The Indian Hajis on Monday held a demonstration in the holy city demanding accommodation as promised as stay at Sheesha will make it difficult for them to walk to the Grand Mosque for prayers five times a day. The Haj Committee simply washed off its hands saying that its duty had ended with the Hajis boarding the flight to Mecca.
"There is not much a problem. The Hajis who opted for Category-A could not be accommodated near the Sacred Mosque due to unforeseen circumstances," State Haj Committee chairman Hafiz Peer Shabbir Ahmed. He said the difference in accommodation fee would be refunded on return to India.
The problem arose because of the delay in paying the rentals to the building owners in Mecca. While Haj panels of other countries make on the spot payment to building owners, Indian Haj Mission makes delayed payment i.e. after collecting the money from the Hajis. With other countries booking buildings in the vicinity of Ka'ba, Indian Hajis were left with no choice other than taking shelter in Sheesha and Azizia.
According to sources, Chief Minister YS Rajasekhar Reddy has dashed off a letter to Union Minister of State for External Affairs E Ahmed and following this the Centre has agreed to make the payments first on its behalf and then take the reimbursement from the Haj Committee of India.
Indian Consul-General in Jeddah Dr Ausaf Sayeed said minor hiccups in transportation on December 17 have since been sorted out with the Saudi authorities and transport providers and the round-the-clock transportation service is now running very smoothly.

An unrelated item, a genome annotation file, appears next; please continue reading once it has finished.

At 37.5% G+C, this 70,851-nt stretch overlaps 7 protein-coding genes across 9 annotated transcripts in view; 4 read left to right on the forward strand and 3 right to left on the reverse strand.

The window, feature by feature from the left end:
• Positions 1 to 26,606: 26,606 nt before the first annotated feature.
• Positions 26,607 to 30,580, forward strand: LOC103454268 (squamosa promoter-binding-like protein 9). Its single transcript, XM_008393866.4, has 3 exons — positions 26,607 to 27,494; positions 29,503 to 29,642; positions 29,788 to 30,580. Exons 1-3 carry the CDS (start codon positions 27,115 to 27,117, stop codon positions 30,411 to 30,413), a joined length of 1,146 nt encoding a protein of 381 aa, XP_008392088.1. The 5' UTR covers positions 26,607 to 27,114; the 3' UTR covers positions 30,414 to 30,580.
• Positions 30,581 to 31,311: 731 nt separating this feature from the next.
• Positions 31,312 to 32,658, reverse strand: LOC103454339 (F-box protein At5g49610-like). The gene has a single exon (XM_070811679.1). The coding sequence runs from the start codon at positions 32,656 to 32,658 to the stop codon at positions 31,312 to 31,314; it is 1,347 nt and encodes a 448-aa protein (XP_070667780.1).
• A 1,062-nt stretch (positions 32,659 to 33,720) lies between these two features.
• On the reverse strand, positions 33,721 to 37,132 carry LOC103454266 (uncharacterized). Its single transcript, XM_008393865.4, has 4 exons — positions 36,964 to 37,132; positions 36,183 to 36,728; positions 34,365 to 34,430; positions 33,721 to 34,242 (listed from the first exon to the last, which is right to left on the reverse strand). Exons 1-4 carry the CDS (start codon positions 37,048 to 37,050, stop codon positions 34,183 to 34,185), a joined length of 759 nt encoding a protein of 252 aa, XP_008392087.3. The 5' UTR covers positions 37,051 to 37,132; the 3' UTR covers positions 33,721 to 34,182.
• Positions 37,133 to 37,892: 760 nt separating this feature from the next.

Dr Ausaf Sayeed and Dr Suhel Ajaz Khan, Haj consul, are now camping in Mecca to closely monitor the transportation and other arrangements along with other senior officials of Indian Haj Mission.
"The situation is absolutely under control and there is no reason to panic.
A large number of buildings nearby Haram Sharif (Grand Mosque) have been demolished in the past few years in order to expand the praying area for the growing number of pilgrims visiting the Holy city. The number of pilgrims this year is expected to be 3.5 million. As a result of this, there is acute shortage of accommodation in the immediate vicinity of the Haram Sharif," Dr Ausaf told this correspondent in an email message.
This year about 18000 pilgrims from all the Indian States, who had applied for Category A or I accommodation, have been reallocated in Sheesha area.
Another 9,159 pilgrims of category-B or II have been reassigned to the nearby Azizia area. After the incident, the Indian Haj Mission has ensured that transportation is provided from the place of the stay to the Holy Mosque.
The Consul-General admitted that there have been some congestion and minor delays in transportation during the peak hours, especially after the Isha (night) prayers. "This is unavoidable as a result of the movement of a large number of pilgrims of several countries to and fro from the Holy mosque. More than 2,50,000 pilgrims are living in the Sheesha and Azizia areas, including pilgrims from Turkey, Iran, Iraq, Qatar, Indonesia, Morocco, Bahran and UAE," he pointed out.
Senior officials of the Consulate General of India are in touch with officials of the South Asian Moassasa to work out the "stoning of the devil" schedule for the Indian pilgrims assigned to various Saudi Maktabs.